To illustrate the issue, I'll take this quote about the Shadow DOM, that is used inside browsers to render things like sliders, scrollbars, video players...:

They created a boundary between what you, the Web developer can reach and what’s considered implementation details, thus inaccessible to you. The browser however, can traipse across this boundary at will. With this boundary in place, they were able to build all HTML elements using the same good-old Web technologies, out of the divs and spans just like you would.

The problem is that if you let the child implementation details leak into the parent, you make it very hard to refactor the child without affecting the parent. This means as a library author (or as a browser editor with Shadow DOM) this is very dangerous because you let the client access too much, making it very hard to upgrade code without breaking retrocompatibility.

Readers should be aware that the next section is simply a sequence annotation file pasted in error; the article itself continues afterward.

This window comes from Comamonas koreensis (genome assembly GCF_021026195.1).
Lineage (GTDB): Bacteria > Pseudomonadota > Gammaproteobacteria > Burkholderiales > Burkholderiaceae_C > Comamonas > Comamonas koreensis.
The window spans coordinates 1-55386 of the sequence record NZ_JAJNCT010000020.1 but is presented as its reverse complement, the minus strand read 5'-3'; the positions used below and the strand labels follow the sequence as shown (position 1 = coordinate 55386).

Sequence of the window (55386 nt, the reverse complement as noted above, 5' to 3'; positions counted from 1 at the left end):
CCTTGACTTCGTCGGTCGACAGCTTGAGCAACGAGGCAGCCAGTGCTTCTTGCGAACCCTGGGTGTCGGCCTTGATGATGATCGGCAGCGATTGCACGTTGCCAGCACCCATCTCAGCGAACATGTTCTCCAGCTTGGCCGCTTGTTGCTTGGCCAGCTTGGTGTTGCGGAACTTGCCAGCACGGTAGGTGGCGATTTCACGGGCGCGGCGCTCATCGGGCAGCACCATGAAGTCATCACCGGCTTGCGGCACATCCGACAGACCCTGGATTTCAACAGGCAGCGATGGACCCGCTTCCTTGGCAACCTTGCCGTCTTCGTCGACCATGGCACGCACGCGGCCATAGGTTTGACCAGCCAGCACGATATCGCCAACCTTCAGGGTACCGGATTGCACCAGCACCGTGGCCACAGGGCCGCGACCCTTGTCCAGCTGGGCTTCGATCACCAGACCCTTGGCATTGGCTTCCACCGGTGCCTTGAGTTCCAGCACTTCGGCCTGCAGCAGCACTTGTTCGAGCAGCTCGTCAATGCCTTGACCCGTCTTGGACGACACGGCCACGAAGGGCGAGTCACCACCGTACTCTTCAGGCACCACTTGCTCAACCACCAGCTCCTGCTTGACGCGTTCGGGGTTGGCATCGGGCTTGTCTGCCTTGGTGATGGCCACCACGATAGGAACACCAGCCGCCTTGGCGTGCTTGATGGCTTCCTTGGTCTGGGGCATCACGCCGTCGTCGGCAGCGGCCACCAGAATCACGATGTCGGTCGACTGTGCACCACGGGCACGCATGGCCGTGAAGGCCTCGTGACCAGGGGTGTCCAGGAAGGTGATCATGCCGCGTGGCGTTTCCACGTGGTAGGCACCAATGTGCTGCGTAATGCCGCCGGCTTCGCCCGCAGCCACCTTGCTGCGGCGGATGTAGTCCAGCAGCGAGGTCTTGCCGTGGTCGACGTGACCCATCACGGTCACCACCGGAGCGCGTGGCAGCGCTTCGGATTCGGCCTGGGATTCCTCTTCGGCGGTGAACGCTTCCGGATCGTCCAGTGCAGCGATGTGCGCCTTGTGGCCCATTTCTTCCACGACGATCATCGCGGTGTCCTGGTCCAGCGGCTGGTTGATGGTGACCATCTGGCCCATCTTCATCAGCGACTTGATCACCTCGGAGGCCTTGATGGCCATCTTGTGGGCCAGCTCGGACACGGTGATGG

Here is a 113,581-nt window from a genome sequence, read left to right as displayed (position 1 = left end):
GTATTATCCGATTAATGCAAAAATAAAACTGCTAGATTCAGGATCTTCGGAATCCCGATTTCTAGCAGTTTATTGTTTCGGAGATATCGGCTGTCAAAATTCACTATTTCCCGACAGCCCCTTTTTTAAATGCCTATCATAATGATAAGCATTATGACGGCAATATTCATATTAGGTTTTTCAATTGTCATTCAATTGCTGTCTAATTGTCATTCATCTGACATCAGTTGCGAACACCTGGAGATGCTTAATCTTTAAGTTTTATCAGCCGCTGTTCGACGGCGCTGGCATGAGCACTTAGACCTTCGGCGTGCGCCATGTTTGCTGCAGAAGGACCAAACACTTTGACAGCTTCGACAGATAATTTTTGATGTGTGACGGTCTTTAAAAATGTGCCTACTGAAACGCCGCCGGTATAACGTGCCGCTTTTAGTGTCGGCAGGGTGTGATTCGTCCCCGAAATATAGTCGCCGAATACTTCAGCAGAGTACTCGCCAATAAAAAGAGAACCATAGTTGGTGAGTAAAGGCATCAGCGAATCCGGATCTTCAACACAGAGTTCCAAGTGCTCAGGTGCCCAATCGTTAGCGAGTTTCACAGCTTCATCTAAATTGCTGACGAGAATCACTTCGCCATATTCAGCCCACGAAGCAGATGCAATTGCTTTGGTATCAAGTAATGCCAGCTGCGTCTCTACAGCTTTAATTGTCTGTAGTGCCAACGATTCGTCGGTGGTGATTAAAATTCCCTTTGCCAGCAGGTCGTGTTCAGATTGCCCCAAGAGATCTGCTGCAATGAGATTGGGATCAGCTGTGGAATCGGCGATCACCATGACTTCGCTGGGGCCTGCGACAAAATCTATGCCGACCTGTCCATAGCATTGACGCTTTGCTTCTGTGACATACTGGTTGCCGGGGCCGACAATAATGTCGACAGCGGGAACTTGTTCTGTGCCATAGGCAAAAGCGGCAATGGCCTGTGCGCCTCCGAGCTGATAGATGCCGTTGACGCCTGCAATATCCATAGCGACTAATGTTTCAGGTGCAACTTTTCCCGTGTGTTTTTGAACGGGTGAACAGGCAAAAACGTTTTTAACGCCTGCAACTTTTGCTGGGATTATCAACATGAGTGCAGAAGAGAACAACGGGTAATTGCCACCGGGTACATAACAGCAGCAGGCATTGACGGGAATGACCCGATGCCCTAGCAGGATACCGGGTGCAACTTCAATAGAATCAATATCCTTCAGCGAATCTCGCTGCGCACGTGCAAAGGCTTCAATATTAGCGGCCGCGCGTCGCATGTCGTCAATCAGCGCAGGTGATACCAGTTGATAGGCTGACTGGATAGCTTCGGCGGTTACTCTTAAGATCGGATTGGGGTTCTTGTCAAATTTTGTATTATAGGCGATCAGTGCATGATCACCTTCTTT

If Chrome had implemented its scrollbar letting the client access the inner dom nodes of that scrollbar, this means that the client may have the possibility to simply break that scrollbar, and that apps would break more easily when Chrome perform its auto-update after refactoring the scrollbar... Instead, they only give access to some safe things like customizing some parts of the scrollbar with CSS.

About using anything else

Passing the whole component in the callback is dangerous and may lead novice developers to do very weird things like calling childComponent.setState(...) or childComponent.forceUpdate(), or assigning it new variables, inside the parent, making the whole app much harder to reason about.